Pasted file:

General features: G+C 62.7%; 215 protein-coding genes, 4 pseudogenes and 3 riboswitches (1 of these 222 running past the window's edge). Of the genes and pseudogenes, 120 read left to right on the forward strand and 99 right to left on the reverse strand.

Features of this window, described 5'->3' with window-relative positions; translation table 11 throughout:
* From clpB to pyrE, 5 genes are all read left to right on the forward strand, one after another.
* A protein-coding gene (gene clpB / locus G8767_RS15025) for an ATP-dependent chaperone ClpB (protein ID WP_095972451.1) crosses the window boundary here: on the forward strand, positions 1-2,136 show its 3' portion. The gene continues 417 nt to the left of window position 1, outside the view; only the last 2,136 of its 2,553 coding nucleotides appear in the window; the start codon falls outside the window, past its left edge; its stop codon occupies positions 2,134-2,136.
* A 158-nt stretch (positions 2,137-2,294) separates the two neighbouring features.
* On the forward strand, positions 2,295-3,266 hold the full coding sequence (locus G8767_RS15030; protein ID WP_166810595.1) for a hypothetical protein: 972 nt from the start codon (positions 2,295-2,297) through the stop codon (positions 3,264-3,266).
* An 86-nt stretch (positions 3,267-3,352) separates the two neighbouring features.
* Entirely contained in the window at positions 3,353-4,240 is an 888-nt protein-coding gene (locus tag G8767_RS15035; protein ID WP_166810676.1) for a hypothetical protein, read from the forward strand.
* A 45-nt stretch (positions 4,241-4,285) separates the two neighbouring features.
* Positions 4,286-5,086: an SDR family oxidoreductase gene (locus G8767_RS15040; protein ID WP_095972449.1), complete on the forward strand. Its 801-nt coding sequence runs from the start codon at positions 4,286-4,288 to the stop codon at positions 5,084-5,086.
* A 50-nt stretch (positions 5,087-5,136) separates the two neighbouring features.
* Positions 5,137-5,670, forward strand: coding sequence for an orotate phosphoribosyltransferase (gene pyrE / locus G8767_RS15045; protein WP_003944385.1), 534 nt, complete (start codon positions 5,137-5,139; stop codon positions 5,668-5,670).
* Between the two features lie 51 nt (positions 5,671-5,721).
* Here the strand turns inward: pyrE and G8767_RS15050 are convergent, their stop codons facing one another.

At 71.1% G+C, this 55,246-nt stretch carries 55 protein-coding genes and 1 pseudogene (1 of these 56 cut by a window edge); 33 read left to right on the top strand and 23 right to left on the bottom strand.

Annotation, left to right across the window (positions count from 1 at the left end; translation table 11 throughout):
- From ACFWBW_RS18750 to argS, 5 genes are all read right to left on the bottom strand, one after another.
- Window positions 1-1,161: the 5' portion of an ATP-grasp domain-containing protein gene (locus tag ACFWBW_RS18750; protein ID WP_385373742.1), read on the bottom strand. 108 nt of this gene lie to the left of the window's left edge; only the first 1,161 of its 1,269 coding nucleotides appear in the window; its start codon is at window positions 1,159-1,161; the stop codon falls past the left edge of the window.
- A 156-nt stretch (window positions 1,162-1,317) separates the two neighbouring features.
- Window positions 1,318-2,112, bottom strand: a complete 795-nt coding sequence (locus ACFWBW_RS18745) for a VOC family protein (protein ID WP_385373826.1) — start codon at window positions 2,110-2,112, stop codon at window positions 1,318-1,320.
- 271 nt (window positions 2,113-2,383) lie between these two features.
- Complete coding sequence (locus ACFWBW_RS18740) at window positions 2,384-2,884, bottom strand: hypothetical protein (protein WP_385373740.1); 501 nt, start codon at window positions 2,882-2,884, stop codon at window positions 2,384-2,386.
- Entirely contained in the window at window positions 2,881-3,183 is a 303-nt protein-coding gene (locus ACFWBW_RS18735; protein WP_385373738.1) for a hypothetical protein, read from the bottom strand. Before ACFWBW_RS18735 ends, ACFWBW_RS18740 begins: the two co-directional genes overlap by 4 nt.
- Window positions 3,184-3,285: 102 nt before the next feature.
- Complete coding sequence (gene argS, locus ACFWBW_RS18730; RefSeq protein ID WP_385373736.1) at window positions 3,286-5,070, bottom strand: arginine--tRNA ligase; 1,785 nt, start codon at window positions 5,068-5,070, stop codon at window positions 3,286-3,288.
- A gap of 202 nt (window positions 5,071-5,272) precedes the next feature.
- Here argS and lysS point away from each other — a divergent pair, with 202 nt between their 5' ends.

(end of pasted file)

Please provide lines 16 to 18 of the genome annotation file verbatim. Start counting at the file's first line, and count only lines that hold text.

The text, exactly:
Annotation, left to right across the window (positions count from 1 at the left end; translation table 11 throughout):
- From ACFWBW_RS18750 to argS, 5 genes are all read right to left on the bottom strand, one after another.
- Window positions 1-1,161: the 5' portion of an ATP-grasp domain-containing protein gene (locus tag ACFWBW_RS18750; protein ID WP_385373742.1), read on the bottom strand. 108 nt of this gene lie to the left of the window's left edge; only the first 1,161 of its 1,269 coding nucleotides appear in the window; its start codon is at window positions 1,159-1,161; the stop codon falls past the left edge of the window.